The UDCA samples were prepared by liquid–liquid extraction done by shaking 450 µL of UDCA spiked plasma samples with 50 µL of 9.0 µg/mL UDCA D4 solution prepared in MeOH, 50 µL of 1M HCl solution, and 1,250 µL diethyl ether/dichloromethane (70:30 v/v) for 5 minutes on a shaker table and then centrifuged for 10 minutes (relative centrifugal force [RCF]: 18,506× g, 4°C). 850 µL of the supernatant was transferred to another microtube and reserved. 1,250 µL of diethyl ether/dichloromethane (70:30 v/v) was added to the remaining plasma; it was shaken for 5 minutes and then centrifuged for 10 minutes (RCF: 18,506× g, 4°C). 850 µL of supernatant was transferred to the reserved microtube and was dried under nitrogen flow and resuspended in 150 µL of acetonitrile/ammonium acetate 10 mM/ammonium hydroxide (70:30:0.1 v/v/v), was shaken for 2 minutes, and then 30 µL was injected for analysis.

GUDCA

Like the UDCA samples, the GUDCA samples were prepared by liquid–liquid extraction, shaking 300 µL of GUDCA spiked plasma with 50 µL of 3.0 µg/mL glycosodeoxycholic D4 solution in MeOH and 50 µL of 1M HCl solution for 1 minute on a shaker table. Then, 1,250 µL of diethyl ether/dichloromethane (70:30 v/v) was added, and the sample was shaken again for 5 minutes and then centrifuged for 10 minutes (RCF: 18,506× g, 4°C). 900 µL of the supernatant was transferred to another microtube. This was dried under nitrogen flow and resuspended in 150 µL of acetonitrile/ammonium acetate 10 mM/ammonium hydroxide (70:30:0.1 v/v/v), shaken for 2 minutes and then 15 µL were inject for analysis.

TUDCA

TUDCA samples were prepared by deproteinization extraction (precipitation), shaking 400 µL of TUDCA spiked plasma with 50 µL of 2.0 µg/mL TUDCA D4 solution in acetonitrile (MeCN) and 1,250 µL of ethyl acetate for 3 minutes on a shaker table and then centrifuged for 5 minutes (RCF: 18,506× g, 4°C). Samples were frozen for 10 minutes in a –70°C freezer, the supernatant was discarded, and after complete thawing of the residual sample, 600 µL of acetonitrile was added. The mixture was shaken for 5 minutes and centrifuged for 10 minutes (RCF: 18,506× g, 4°C). 500 µL of supernatant was transferred to another microtube, 150 µL of Milli-Q ultrapure water was added and shaken for 2 minutes, and then 20 µL was injected for analysis.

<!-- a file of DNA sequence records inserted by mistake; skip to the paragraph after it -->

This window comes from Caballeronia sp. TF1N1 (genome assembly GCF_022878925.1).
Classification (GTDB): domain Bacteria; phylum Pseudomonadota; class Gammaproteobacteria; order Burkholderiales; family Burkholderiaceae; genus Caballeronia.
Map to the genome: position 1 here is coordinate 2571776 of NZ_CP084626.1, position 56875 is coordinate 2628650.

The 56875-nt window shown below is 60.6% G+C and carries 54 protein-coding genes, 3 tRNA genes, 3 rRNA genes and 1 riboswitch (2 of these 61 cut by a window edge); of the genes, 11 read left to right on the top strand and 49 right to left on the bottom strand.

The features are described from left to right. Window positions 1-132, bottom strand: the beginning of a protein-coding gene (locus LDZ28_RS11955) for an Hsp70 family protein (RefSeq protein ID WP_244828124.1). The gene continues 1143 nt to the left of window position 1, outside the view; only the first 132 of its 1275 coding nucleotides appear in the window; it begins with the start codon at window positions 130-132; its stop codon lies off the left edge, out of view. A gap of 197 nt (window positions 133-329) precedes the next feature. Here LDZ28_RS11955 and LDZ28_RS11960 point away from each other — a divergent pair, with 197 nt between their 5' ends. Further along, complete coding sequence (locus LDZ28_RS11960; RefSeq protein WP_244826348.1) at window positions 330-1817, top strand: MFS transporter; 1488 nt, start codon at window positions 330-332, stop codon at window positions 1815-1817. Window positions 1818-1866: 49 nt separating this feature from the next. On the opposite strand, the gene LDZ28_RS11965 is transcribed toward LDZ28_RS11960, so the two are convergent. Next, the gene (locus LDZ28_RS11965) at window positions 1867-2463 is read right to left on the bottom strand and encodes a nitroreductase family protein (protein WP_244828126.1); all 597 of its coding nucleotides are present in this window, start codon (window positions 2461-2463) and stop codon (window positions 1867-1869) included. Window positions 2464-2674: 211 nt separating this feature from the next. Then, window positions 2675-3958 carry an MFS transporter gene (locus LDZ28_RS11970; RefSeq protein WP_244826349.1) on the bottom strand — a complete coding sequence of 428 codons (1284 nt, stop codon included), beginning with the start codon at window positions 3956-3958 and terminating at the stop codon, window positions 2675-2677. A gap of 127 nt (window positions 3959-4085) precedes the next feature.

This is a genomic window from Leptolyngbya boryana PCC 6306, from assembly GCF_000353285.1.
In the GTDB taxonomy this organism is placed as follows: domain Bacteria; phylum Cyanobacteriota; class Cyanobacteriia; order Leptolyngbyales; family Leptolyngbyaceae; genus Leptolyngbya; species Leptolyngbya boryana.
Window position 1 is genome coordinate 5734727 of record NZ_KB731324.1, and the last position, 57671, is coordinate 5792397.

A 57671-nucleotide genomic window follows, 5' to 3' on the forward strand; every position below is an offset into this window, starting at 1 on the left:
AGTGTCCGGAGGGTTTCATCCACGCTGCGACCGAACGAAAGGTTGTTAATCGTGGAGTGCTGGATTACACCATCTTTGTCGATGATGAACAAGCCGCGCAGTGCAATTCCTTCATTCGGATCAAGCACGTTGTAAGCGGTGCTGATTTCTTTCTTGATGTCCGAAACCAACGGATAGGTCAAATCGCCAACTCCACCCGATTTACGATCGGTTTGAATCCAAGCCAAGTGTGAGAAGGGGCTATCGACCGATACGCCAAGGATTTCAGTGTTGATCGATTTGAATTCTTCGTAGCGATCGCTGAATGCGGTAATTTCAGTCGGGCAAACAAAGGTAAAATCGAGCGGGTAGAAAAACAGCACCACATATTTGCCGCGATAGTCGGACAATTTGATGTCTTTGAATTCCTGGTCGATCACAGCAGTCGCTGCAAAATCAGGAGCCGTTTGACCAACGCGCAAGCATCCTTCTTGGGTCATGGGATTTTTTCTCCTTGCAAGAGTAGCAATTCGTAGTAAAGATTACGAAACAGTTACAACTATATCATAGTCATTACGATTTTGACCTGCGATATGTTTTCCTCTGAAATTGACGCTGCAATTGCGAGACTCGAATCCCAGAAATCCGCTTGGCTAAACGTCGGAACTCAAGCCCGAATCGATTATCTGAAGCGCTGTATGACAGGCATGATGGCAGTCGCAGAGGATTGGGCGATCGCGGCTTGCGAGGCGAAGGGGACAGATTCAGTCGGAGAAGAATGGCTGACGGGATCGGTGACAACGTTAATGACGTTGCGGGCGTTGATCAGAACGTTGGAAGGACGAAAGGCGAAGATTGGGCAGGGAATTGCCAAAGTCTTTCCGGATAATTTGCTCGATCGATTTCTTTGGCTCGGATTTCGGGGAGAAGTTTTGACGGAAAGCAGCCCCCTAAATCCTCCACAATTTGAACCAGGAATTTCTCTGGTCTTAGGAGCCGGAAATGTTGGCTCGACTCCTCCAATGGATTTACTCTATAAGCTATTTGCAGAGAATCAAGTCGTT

Chromatography and quantification

The chromatographic systems used were HPLC (Shimadzu, Japan) coupled to a Quattro Micro/Quattro Premier mass spectrometer (Waters, Milford, MA, USA) for each of the three analytes. The chromatographic separation was done through a Phenomenex Luna 5μ C18 100A 250 × 4.6 mm (Torrence, USA) column for the three analytes, with a mobile phase consisting of acetonitrile/ammonium acetate 30 mM (420:580, v/v), pH 7.0, for the UDCA; acetonitrile/ammonium acetate 10 mM/ammonium hydroxide (400:600:0.5, v/v/v), pH 9.0, for the GUDCA; and acetonitrile/ammonium acetate 10 mM (570:430, v/v), pH 7.0, for the TUDCA. The mobile phase flows were set at 0.450 mL/min for UDCA (with gradient: 0.01–0.51 minute, 0.45 mL/min – 50 kgf; 0.52–1.90 minutes, 2.00 mL/min – 200 Kgf; 1.91 minute, 0,45 mL/min – 50 kgf), 0.700 mL/min for GUDCA (with gradient: 0.01–2.50 minutes, 0.700 mL/min – 85 kgf; 2.51–4.75 minutes, 0.35 mL/min – 44 kgf; 4.76 minute, 0.700 mL/min – 85 kgf), and 0.200 mL/min for TUDCA (with gradient: 0.01–0.1 minute/1.21–5.5 minutes and 7.51 minutes, 0.200 mL/min – 20 kgf; 0.11–1.2 minutes and 5.51–7.5 minutes,1.5 mL/min – 130 kgf).

The use of a splitter was not necessary. Under the described conditions, the UDCA, GUDCA, and TUDCA elution times are of 3.47, 3.34, and 3.19 with a total run time of 6.50, 5.00, and 8.00, respectively. Ions were monitored by an electrospray ion source (ESI) mass spectrometer, operating in a negative ionization mode, and the transitions measured were m/z 391.30 > m/z 373.41 for UDCA, m/z 395.42 > m/z 377.15 UDCA D4, m/z 448.46 > m/z 73.70 for GUDCA, m/z 451.92 > m/z 73.70 for GUDCA D4, m/z 498.00 > m/z 79.63 for TUDCA, and m/z 502.44 > m/z 79.54 for TUDCA D4, as shown in Figures 27. The quantification of analytes in human plasma was based on the peak area ratio of the analytes by the IS. The determination of the concentration of analytes in human plasma was determined from calibration curves that were analyzed by linear regression using the least squares method (linear correlation coefficient 1/x2).

Figure 2 MS/MS spectrum of ursodeoxycholic acid: precursor ion m/z 391.3 Da product ion, used to form the monitoring channel, m/z 373.5 Da.